Sandhill crane chick’s arrival captured by camera

It was not difficult to hear the excitement in Nancy Merrill’s voice as she talked about capturing the arrival of one of the area’s most anticipated babies on the Crane Camera on Tuesday.

“It’s a huge day,” said Merrill, president of the Colorado Crane Conservation Coalition. “We are so thrilled because they lost an egg Sunday (May 8) on Mother’s Day, and were devastated. So they’ve been sitting on the other egg patiently, and it hatched this morning at 10:40.”

The cranes, Fred and Wilma, have been taking turns sitting on the egg. Fred was on duty when the new chick hatched. Merrill was watching her screen waiting for Wilma’s arrival as she talked on the phone Tuesday morning.

“It was so interesting because the egg hatched while the father was on the nest,” Merrill said. “The mother is just coming back right now as we’re speaking to see her chick for the first time.”

Merrill said moments like these are why the Colorado Crane Conservation Coalition put the camera in place in an undisclosed location west of Steamboat Springs two years ago. She said this year, thanks to donations, the equipment was upgraded and has been far more reliable.

The only glitch came early on, when the group had to move the camera at the last moment, after the cranes that were featured on the camera last year decided to nest in a different location away from the camera’s ideal field of view.

Volunteers quickly moved the camera to a new location earlier this spring. It was a little further away from the nest, but Fred and Wilma were not disturbed when the camera was moved.

“The best thing is the crane message is getting out to the world with everybody who is watching this,” Merrill said. “We’re taping everything, so that we can play it back for everyone who missed it, and we’re pretty excited about it.”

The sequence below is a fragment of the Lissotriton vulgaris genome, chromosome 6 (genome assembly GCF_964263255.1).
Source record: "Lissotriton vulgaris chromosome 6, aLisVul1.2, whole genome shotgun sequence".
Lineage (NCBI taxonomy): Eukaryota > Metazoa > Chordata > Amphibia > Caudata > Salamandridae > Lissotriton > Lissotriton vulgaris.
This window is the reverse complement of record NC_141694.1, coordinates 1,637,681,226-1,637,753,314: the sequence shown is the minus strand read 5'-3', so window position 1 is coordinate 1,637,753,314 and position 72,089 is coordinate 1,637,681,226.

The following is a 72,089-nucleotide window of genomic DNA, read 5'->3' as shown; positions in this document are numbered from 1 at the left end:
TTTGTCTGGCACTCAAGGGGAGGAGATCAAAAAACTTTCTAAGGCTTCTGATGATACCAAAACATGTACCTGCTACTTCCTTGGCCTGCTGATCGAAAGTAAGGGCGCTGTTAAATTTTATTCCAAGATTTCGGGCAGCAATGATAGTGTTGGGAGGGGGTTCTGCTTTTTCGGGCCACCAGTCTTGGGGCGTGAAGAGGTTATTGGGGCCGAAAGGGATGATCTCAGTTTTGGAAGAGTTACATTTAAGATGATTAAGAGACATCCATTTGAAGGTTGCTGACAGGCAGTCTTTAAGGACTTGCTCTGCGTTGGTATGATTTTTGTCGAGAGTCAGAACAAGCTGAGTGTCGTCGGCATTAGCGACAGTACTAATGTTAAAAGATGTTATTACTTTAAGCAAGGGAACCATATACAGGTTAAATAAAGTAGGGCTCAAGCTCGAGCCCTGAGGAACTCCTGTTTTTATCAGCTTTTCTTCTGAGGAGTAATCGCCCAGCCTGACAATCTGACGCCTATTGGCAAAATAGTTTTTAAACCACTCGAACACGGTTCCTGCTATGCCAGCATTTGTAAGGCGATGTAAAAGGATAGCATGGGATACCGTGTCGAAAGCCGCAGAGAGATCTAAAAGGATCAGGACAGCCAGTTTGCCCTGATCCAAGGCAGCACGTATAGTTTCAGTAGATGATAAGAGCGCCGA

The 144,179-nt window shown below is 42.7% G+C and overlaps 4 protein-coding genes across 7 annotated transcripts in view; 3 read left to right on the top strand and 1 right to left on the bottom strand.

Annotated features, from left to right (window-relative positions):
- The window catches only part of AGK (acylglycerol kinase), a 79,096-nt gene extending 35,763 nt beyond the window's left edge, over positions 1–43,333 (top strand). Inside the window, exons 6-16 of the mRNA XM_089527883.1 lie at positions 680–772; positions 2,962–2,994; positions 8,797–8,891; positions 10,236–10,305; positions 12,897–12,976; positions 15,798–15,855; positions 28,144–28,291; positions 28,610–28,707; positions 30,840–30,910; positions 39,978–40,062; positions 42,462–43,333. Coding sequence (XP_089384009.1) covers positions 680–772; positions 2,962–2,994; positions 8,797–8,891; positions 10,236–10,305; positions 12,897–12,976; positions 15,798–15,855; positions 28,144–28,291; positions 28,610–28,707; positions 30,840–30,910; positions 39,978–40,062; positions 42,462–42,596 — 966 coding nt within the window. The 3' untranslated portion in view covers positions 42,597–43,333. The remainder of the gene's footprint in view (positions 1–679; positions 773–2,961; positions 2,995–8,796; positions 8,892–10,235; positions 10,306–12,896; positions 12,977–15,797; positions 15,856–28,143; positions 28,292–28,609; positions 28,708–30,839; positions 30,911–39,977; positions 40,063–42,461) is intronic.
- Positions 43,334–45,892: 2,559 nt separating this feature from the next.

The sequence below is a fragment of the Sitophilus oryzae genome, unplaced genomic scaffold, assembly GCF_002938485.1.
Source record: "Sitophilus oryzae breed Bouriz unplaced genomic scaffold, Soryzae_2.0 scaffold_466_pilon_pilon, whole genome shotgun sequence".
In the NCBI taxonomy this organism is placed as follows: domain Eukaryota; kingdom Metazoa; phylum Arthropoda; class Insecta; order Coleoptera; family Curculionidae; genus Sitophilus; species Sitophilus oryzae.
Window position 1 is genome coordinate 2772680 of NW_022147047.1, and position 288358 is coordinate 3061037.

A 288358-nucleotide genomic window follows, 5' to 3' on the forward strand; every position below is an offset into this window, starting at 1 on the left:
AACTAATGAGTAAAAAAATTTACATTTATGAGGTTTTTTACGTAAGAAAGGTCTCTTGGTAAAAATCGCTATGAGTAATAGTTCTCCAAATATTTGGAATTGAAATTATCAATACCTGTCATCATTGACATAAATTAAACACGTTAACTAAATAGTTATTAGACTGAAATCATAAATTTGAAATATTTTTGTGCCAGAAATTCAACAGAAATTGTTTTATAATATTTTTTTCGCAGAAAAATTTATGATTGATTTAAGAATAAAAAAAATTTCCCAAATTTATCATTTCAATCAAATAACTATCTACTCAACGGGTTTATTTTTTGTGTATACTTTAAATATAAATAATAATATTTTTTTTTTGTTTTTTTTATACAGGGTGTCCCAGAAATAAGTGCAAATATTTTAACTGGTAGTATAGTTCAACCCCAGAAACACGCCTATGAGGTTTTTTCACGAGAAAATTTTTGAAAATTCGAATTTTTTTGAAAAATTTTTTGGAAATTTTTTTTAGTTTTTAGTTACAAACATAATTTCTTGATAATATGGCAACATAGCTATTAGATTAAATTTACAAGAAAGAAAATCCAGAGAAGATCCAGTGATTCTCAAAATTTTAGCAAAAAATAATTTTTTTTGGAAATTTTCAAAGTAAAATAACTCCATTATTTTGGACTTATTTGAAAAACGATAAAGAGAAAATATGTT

Merrill said the new baby arrived in the expected window about 30 days after the egg was laid on April 15. A second egg was laid a few days later, but it broke.

The group sent out about 2,000 emails last week letting people know that this was a good time to start watching the live feed if they wanted to see the chick’s arrival. She added that some of the crane camera’s highlight videos have been viewed up to 8,000 times. She expects this video of the father standing up and the new chick taking it’s first stroll to get lots of views, as well.

“It just stood up and walked around,” Merrill said. “I mean, it was just so adorable.”

She said crane chicks are precocial meaning that they are able to see right away, and feed almost immediately. They actually can get up and leave the nest within a day. Merrill said that while they could anticipate the hatch, what happens afterwards is much harder to predict. She said some cranes will hang out around the nest for a few days while others leave more quickly. She said the camera will continue to broadcast until the cranes leave the area.

“Often they will come back to the nest at night, but sometimes it won’t,” Merrill said. “Sometimes once they leave the nest we don’t really know how long they’re going to stick around.”

The good news is that the events since the cranes started nesting in mid-April have all been recorded and are available to the Colorado Crane Conservation Coalition website. There, viewers can watch the chick hatch, the parents fend off raccoons and skunks, as well as build the nest. The camera also captured American white pelicans and a great blue heron visiting the area where the crane nest is located.

The live video feed is made possible through grants provided by the Yampa Valley Community Foundation and the WHILD fund. Internet access for live streaming is provided by Zirkel Wireless. Camera installation and setup were completed by Photon Syndicate.

“Our organization is all about trying to keep those wetlands and open spaces for the cranes and all the other critters that live there,” Merrill said. “When you see this miracle of hatching it just inspires you to work that much harder for it.”

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